When Piers was six she fell into a well. The well was abandoned and no longer had any water in it. If there would have been water in it, Piers would have drowned. Sometimes she’d imagine that she had drowned, and that the life she went on living was a haunted, unnatural one, a grave secret between her and the well.
Piers fell into the well chasing a white fox. A number of people, including her Uncle Clark, told her that it must have been a gray fox, a breed which was native to the area, that looked white in the sunlight. Piers didn’t argue but knew, without a doubt, that it was a white fox, not a gray fox that looked white in the sunlight. Same as she knew that it had multiple tails.
Piers believed that if she captured one of the fox’s tails, her life would change, it would become different. She wasn’t sure how exactly, she just knew it would.
She spotted the fox, or rather its shadow, first, near the edge of the creek that cut through her backyard. The shadow was projected onto the ground from behind some brush, and then came the fox, a shock of white, its multiple tails flaring like plumes of cloud.
Piers crept low to the ground and tried sneaking up on the fox, but that didn’t work. Soon she was chasing it across an open field. The well, located in the field, was about a 1/3 mile away from the house where Piers lived with her Uncle Clark and Aunt Sylvia. Sylvia, who was working in the garden, had no idea that her niece had gone off in pursuit of a white fox.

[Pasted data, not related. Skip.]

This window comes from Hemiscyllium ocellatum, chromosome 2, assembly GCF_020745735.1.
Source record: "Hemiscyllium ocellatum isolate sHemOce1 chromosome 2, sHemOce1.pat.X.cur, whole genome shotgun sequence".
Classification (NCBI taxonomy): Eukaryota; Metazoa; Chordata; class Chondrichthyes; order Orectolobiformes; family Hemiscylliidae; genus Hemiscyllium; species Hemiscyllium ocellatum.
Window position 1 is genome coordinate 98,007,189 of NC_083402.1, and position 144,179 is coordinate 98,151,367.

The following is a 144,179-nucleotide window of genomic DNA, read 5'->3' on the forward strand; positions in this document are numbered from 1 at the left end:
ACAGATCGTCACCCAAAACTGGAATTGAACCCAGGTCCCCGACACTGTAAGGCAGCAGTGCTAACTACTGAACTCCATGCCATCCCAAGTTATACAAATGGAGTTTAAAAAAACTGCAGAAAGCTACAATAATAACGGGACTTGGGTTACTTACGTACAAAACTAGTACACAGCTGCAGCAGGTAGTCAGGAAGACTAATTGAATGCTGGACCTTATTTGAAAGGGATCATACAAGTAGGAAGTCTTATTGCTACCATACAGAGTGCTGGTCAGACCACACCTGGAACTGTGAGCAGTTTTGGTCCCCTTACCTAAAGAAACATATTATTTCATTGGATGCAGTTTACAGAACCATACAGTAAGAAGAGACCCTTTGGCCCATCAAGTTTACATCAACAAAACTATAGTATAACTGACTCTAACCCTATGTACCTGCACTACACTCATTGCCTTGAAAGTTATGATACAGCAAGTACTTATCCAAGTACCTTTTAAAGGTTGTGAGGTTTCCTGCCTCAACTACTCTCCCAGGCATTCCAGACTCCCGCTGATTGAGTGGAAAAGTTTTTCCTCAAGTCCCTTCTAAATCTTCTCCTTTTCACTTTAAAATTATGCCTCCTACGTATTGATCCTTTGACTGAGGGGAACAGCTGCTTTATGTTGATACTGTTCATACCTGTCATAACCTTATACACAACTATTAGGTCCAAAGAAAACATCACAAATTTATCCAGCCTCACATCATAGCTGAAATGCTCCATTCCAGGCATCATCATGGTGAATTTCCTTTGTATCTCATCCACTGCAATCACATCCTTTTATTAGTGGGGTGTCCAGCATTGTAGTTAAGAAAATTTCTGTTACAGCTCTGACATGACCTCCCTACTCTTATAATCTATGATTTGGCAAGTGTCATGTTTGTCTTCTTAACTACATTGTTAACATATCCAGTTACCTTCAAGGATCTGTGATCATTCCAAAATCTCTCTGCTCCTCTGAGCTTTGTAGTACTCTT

It was weird, Piers said. I thought the fox had gone into the well and I looked down and next thing I know I’m scrunched in the narrow dark at the bottom of the well. It didn’t even feel as if I had fallen into the well. It felt like I had been beamed there. Except I knew I had fallen because of the pain in my leg, this dull hot throbbing pain that ran from my ankle to my thigh.
It’s hard to say. I might’ve been down there thirty minutes, might’ve been three hours. 7A. Time, sovereign and elastic, accelerates and decelerates, according to the nature of circumstances. The quality of light and dark, and emotional climate, are key variables. 7B. According to the newspaper report, it is believed that Pierangela Lund, age six, was trapped in the well for approximately one hour.
I screamed and I screamed until there was nothing left inside me to scream. I had screamed myself wordless and soundless. Then I just stared up at the mouth of the well. It seemed so faraway, this disc of light, this gold coin. I knew that if I could reach this gold coin, there would be other gold coins, and air. But it was an impossible coin, one that I could only see not touch.